France first sent colonists to Acadia (Nova Scotia) in 1604. Most of these colonists were Basques or from the province of Poitou. In 1713, after a number of disputes with England, France signed the Treaty of Utrecht giving it jurisdiction over Île Saint-Jean (now called Prince Edward Island), where it established a permanent colony in 1720, and Île Royale (now Cape Breton). Mainland Nova Scotia became British territory, but many Acadians living there since the 1630's quietly declined to swear an oath of loyalty to England. In 1755, England decided to put an end to this passive resistance by deporting the Acadians. Some 7,000 Acadians from NS were forced to migrate to various places in the United States (notably Louisiana) and Eastern Canada. This is known among all Acadians as as "Le Grand Dérangement" or "The Great Upheaval".
The conflicts in North America prior to the American Revolution were simply extensions of what was happening elsewhere. From a U.S. perspective, the French and Indian War is the North American version of the Seven Years War (1756-1763). This is not to say that the French and the Indians didn't gang up on the Brits before that time. What set it apart was how it affected the Iroquois Nation. Certain tribes cast their lot with the French while others turned to the British. The best way to determine what is an Indian war and what is a Colonial war is to simply use the American Revolution as a turning point. Those before the Revolution are considered Colonial Wars because we were Colonies of Great Britain or France. Those after the Revolution are Indian Wars. They are an internal matter of the U.S., not an extension of some European conflict.
BEAUBASSIN - Site Rediscovered
Thursday, June 22, 2000 - The Halifax Herald Limited - http://www.herald.ns.cahttp://www.herald.ns.ca -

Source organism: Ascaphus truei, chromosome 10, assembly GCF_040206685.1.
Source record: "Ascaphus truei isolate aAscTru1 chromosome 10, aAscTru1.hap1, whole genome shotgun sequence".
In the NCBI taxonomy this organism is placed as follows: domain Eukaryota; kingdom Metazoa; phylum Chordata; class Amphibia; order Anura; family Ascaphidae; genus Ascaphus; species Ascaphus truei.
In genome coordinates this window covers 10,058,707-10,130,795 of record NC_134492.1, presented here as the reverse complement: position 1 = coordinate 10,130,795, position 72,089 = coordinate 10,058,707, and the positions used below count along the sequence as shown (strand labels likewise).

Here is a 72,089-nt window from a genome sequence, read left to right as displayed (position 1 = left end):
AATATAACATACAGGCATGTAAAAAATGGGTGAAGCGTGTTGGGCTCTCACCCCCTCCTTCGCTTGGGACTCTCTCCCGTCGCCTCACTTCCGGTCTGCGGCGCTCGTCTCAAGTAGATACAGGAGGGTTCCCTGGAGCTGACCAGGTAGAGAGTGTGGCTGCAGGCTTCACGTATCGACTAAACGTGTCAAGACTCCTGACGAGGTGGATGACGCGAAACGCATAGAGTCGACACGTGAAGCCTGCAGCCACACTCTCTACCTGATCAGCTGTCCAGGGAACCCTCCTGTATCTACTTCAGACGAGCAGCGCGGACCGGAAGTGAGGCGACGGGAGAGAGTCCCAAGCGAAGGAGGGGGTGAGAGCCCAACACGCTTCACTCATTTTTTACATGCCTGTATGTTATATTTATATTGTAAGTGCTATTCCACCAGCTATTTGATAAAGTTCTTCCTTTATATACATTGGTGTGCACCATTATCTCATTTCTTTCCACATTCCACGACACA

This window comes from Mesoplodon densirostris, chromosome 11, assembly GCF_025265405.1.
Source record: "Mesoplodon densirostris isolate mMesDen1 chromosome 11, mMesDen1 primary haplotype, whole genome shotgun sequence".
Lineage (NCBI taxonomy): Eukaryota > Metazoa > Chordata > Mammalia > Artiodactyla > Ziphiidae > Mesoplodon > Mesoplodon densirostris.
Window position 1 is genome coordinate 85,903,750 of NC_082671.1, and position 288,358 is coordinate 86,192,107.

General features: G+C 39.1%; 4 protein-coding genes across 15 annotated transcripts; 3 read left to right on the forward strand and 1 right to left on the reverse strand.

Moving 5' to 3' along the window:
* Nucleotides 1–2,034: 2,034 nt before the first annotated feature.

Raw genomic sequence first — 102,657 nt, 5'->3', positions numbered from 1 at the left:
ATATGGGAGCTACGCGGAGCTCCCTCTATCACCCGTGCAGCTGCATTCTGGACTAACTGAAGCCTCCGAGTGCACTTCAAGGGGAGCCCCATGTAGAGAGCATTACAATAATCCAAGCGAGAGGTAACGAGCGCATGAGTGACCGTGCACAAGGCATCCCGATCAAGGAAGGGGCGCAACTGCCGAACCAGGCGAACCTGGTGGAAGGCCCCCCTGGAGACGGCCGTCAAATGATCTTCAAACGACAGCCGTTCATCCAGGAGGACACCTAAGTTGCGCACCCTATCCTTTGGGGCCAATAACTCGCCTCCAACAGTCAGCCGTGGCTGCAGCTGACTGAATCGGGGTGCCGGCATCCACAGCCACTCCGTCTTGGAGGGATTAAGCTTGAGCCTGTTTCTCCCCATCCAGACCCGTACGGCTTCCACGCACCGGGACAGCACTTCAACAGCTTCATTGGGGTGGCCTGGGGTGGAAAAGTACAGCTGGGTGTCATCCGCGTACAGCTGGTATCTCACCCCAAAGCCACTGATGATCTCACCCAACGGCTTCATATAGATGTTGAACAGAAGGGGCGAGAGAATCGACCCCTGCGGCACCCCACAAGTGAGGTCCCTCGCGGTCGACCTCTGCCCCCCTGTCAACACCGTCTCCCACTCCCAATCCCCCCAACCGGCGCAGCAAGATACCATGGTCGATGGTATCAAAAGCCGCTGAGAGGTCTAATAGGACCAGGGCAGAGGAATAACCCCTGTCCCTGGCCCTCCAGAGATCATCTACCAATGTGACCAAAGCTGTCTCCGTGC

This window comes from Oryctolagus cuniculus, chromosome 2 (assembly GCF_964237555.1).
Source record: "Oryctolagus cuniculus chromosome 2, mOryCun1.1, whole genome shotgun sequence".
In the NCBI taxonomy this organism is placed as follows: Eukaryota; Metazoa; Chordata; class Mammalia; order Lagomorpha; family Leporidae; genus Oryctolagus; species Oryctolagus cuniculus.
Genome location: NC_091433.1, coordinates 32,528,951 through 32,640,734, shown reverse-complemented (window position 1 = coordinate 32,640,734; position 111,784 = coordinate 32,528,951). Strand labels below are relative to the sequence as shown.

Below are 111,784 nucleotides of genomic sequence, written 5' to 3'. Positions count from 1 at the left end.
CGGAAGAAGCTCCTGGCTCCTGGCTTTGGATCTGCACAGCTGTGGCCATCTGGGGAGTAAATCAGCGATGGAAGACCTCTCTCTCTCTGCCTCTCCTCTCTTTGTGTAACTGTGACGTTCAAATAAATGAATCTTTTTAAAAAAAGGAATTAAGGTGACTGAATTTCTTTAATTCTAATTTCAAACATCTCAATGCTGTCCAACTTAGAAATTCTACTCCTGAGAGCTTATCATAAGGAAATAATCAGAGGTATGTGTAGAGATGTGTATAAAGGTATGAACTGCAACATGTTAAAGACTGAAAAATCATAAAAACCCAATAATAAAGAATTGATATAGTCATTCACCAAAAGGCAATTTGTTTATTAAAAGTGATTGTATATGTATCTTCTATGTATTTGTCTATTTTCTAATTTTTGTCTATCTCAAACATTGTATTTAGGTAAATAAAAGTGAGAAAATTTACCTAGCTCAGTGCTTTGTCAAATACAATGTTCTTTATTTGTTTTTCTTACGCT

Acadian site near Amherst needs protection - groups
By Tom McCoag / Amherst Bureau
Fort Lawrence - A pasture near the provincial border here looks like any other farmer's field, but a recently discovered aerial photo has local groups urging the federal government to preserve the site. The hand-coloured, infrared military photo taken in 1958 shows the foundations of 40 buildings that once were Beaubassin, an Acadian village the French destroyed 250 years ago during the opening salvos of a war that ultimately saw England wrest control of North America from France.
Established in 1671, Beaubassin was on the Nova Scotia side of the Missaguash River. It was the second Acadian village to be established after Port Royal and, with 22 families, was one of the largest such settlements. In the early 1700s the river became a disputed boundary separating French and English territory. The Acadian village was caught in the middle of the dispute because Beaubassin was on the English side of the border. The French burned the settlement in 1750 when English military forces arrived to establish Fort Lawrence. They wanted to keep the buildings out of English hands and to force its Acadian inhabitants to move to the French side of the river.